The Very Rev Dr Thomas Smith DD LLD (8 July 1817–26 May 1906) was a 19th-century Scottish missionary and mathematician who was instrumental in establishing India's zenana missions in 1854. He served as Moderator of the General Assembly of the Free Church of Scotland 1891/92.
Smith was born in the manse at Symington, Lanarkshire, on 8 July 1817, the eighth of ten children on Jean Stodard and Rev John Smith.He was educated at the local parish school in Symington and then studied mathematics and physics at the University of Edinburgh, matriculating in 1830 aged 13 (this was normal at that time). In 1834 he studied theology at Divinity Hall in Edinburgh under Rev Dr Thomas Chalmers.
In 1839, under the influence of Rev Alexander Duff, Smith was ordained by the Church of Scotland and travelled to Calcutta in India, as a missionary, teaching mathematics and physics in the schools. From 1840 he suggested the use of female missionaries as male missionaries were not permitted to speak to the Indian females.
At the Disruption of 1843 Smith left the established church and joined the Free Church of Scotland. The Free Church set up its own mission in Calcutta and Smith transferred to this new building.
From 1851 to 1857 he was editor of the Calcutta Review and Calcutta Christian Observer. In 1840 he proposed the establishment of what would become known as the zenana missions, and his scheme was later implemented in the 1850s by John Fordyce.
When the Indian Mutiny broke out in 1857, Smith acted as the chaplain of the 42nd Highlanders (Black Watch) at Calcutta, accompanying the regiment when it was on active service.
Smith resigned his post in Calcutta in 1858 due to ill-health (claims of cholera are perhaps exaggerated). He returned to Scotland in 1859 when he was recovered enough to travel and settled in Edinburgh to do mission work in the poorest parishes. The following year he became minister of the Free Cowgatehead Mission Church.[ citation needed ] He then lived in a modest flat at 4 Keir Street, south of the Grassmarket.
In 1880 he was appointed Professor of Evangelistic Theology at New College, Edinburgh, a role in which he continued until 1893.His new-found wealth allowed him to purchase a large villa in the Grange district at 10 Mansionhouse Road.
In 1891 he succeeded Rev Thomas Brown as Moderator of the General Assembly, the highest position in the Free Church.
He received two honorary doctorates from the University of Edinburgh, a Doctor of Divinity (DD) in 1867 and a Doctor of Laws (LLD) in 1900.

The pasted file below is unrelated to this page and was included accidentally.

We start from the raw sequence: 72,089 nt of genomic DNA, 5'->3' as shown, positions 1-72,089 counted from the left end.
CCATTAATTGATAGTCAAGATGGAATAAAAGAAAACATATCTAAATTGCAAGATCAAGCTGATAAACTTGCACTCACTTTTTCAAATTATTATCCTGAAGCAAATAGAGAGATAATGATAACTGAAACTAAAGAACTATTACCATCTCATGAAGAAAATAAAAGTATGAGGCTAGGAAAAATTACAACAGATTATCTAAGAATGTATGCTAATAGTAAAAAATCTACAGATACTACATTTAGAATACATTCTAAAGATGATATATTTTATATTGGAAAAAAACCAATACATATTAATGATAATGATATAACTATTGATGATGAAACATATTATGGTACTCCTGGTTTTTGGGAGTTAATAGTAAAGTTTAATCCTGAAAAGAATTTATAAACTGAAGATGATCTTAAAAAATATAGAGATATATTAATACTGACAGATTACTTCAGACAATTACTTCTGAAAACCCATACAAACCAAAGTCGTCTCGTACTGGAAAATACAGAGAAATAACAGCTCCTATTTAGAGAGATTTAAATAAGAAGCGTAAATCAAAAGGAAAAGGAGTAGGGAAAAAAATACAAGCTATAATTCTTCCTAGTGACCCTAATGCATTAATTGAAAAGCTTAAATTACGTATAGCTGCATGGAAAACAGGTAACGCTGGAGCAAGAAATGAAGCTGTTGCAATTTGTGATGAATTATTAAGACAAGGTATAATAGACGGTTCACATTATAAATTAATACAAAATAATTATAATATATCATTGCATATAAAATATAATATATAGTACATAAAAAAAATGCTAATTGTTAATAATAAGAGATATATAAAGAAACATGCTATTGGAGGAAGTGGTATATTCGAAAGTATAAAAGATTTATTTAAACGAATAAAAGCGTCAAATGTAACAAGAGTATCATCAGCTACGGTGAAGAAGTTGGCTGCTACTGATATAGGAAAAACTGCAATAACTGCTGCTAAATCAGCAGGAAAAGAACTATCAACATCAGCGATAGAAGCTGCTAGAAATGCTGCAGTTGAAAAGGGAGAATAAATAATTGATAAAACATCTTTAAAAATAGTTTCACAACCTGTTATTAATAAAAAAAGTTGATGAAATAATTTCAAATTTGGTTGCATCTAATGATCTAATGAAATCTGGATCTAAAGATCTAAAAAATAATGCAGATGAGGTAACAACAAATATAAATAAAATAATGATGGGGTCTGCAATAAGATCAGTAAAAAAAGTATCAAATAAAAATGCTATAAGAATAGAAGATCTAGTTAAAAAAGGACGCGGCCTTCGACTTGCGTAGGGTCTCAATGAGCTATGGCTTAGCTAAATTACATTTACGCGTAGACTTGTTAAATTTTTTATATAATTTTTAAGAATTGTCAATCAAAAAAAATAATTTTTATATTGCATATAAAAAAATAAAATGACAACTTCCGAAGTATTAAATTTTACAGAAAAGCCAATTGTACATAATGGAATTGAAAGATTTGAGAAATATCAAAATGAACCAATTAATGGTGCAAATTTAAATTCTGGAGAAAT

He died at home 28 Hatton Place in Edinburgh on 26 May 1906.He is buried in the Grange Cemetery.
Smith wrote on both mathematical and religious subjects:
In 1839, before his departure to India, he married Grace Whyte (d.1886), the daughter of D. K. Whyte, a Royal Navy paymaster and sometime bookseller of 10 Scotland Street in Edinburgh.Their five children included Rev William Whyte Smith, minister of Newington, Edinburgh and David Whyte Ewart Smith, Sheriff Substitute for Haddingtonshire.
His portrait by John Henry Lorimer RSA hangs in New College, Edinburgh.
The Dean Cemetery is a historically important Victorian cemetery north of the Dean Village, west of Edinburgh city centre, in Scotland. It lies between Queensferry Road and the Water of Leith, bounded on its east side by Dean Path and on its west by the Dean Gallery. A 20th-century extension lies detached from the main cemetery to the north of Ravelston Terrace. The main cemetery is accessible through the main gate on its east side, through a "grace and favour" access door from the grounds of Dean Gallery and from Ravelston Terrace. The modern extension is only accessible at the junction of Dean Path and Queensferry Road.
The Free Church of Scotland was a Scottish denomination which was formed in 1843 by a large withdrawal from the established Church of Scotland in a schism or division known as the Disruption of 1843. In 1900 the vast majority of the Free Church of Scotland joined with the United Presbyterian Church of Scotland to form the United Free Church of Scotland. The House of Lords judged that the minority continuing after the 1900 union were entitled to all the assets. While the denomination clearly had a starting date, in their own eyes their leaders had a legitimate claim to an unbroken succession of leaders going all the way back to the Apostles.